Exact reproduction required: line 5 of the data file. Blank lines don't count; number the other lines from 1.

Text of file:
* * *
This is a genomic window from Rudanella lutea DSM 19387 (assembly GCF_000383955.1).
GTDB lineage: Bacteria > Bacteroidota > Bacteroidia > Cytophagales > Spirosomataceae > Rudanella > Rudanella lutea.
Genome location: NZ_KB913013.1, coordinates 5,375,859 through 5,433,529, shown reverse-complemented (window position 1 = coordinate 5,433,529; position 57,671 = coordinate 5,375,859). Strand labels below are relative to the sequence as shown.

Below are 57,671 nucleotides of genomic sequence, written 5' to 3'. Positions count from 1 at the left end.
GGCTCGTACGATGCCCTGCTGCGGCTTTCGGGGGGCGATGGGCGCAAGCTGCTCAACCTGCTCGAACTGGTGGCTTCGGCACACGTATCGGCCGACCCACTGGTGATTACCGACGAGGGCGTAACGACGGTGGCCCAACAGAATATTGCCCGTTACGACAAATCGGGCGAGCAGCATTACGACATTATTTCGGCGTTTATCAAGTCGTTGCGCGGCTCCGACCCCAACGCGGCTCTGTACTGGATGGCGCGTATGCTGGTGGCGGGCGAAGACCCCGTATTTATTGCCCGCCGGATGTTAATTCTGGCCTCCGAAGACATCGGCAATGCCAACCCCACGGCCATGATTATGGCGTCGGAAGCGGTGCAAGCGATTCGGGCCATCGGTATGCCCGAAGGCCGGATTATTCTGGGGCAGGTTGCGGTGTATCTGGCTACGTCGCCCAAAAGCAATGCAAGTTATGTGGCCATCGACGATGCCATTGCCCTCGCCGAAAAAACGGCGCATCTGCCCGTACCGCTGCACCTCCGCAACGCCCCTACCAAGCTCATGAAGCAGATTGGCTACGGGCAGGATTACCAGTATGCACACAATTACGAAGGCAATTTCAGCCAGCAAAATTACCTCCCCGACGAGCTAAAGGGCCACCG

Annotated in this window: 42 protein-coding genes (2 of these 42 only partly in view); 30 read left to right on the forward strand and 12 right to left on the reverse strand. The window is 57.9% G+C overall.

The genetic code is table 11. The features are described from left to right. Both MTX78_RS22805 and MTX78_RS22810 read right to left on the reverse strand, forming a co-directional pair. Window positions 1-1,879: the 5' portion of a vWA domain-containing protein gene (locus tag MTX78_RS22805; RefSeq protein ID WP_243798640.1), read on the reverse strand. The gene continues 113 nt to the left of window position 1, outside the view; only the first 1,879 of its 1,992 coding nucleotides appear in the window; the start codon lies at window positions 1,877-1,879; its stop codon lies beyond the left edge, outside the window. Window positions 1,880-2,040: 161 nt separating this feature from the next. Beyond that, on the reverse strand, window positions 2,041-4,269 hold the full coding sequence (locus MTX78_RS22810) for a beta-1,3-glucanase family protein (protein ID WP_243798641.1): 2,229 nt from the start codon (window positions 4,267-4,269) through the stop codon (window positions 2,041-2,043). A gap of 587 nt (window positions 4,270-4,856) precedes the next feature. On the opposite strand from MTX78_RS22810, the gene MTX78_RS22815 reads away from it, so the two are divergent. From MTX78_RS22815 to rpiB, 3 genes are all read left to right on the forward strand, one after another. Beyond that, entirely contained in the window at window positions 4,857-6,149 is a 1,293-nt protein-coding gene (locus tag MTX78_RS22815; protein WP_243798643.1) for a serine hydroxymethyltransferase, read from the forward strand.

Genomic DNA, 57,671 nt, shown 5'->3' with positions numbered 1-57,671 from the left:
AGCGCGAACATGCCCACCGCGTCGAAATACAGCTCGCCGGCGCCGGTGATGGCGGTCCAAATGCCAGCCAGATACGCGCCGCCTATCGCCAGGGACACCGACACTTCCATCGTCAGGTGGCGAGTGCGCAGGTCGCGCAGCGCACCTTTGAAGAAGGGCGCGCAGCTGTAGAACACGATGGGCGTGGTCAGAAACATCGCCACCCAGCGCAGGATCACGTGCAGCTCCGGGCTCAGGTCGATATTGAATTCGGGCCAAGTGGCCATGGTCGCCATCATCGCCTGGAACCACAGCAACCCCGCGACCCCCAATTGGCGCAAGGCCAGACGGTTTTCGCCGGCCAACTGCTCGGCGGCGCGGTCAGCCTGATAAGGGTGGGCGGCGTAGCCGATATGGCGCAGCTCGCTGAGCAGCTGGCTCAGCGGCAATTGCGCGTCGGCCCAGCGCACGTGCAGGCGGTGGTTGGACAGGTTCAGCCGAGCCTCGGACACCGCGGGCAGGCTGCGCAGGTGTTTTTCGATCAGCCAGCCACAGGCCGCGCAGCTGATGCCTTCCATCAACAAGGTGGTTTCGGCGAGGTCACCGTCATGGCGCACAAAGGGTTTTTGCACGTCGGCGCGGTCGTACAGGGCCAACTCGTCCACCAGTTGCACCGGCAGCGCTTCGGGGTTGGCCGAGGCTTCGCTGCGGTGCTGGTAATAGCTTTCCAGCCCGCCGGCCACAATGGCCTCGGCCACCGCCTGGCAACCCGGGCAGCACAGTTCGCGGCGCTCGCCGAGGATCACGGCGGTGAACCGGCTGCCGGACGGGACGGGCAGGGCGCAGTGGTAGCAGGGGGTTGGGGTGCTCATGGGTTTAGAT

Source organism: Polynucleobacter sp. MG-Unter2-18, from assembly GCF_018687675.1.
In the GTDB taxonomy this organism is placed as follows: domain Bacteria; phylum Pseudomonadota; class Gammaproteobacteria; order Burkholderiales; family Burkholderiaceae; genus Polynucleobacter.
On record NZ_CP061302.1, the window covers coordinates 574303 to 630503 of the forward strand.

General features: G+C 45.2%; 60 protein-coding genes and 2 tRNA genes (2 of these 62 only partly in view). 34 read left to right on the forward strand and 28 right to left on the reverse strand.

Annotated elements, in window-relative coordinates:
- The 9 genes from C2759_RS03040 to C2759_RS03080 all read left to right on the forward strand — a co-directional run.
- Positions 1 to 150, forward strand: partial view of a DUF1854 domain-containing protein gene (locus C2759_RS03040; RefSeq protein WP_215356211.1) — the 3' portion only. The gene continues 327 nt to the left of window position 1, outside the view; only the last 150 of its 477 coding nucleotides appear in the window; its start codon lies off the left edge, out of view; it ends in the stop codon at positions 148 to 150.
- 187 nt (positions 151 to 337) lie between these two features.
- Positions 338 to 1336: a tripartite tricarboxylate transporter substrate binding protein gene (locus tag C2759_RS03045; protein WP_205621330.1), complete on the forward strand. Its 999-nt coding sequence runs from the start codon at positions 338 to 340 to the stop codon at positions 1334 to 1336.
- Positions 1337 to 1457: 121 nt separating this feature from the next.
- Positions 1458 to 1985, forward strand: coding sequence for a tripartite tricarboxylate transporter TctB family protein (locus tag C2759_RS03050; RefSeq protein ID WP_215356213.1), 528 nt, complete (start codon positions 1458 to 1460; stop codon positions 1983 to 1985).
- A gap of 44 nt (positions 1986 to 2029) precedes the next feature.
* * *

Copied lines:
GGCTCGTACGATGCCCTGCTGCGGCTTTCGGGGGGCGATGGGCGCAAGCTGCTCAACCTGCTCGAACTGGTGGCTTCGGCACACGTATCGGCCGACCCACTGGTGATTACCGACGAGGGCGTAACGACGGTGGCCCAACAGAATATTGCCCGTTACGACAAATCGGGCGAGCAGCATTACGACATTATTTCGGCGTTTATCAAGTCGTTGCGCGGCTCCGACCCCAACGCGGCTCTGTACTGGATGGCGCGTATGCTGGTGGCGGGCGAAGACCCCGTATTTATTGCCCGCCGGATGTTAATTCTGGCCTCCGAAGACATCGGCAATGCCAACCCCACGGCCATGATTATGGCGTCGGAAGCGGTGCAAGCGATTCGGGCCATCGGTATGCCCGAAGGCCGGATTATTCTGGGGCAGGTTGCGGTGTATCTGGCTACGTCGCCCAAAAGCAATGCAAGTTATGTGGCCATCGACGATGCCATTGCCCTCGCCGAAAAAACGGCGCATCTGCCCGTACCGCTGCACCTCCGCAACGCCCCTACCAAGCTCATGAAGCAGATTGGCTACGGGCAGGATTACCAGTATGCACACAATTACGAAGGCAATTTCAGCCAGCAAAATTACCTCCCCGACGAGCTAAAGGGCCACCG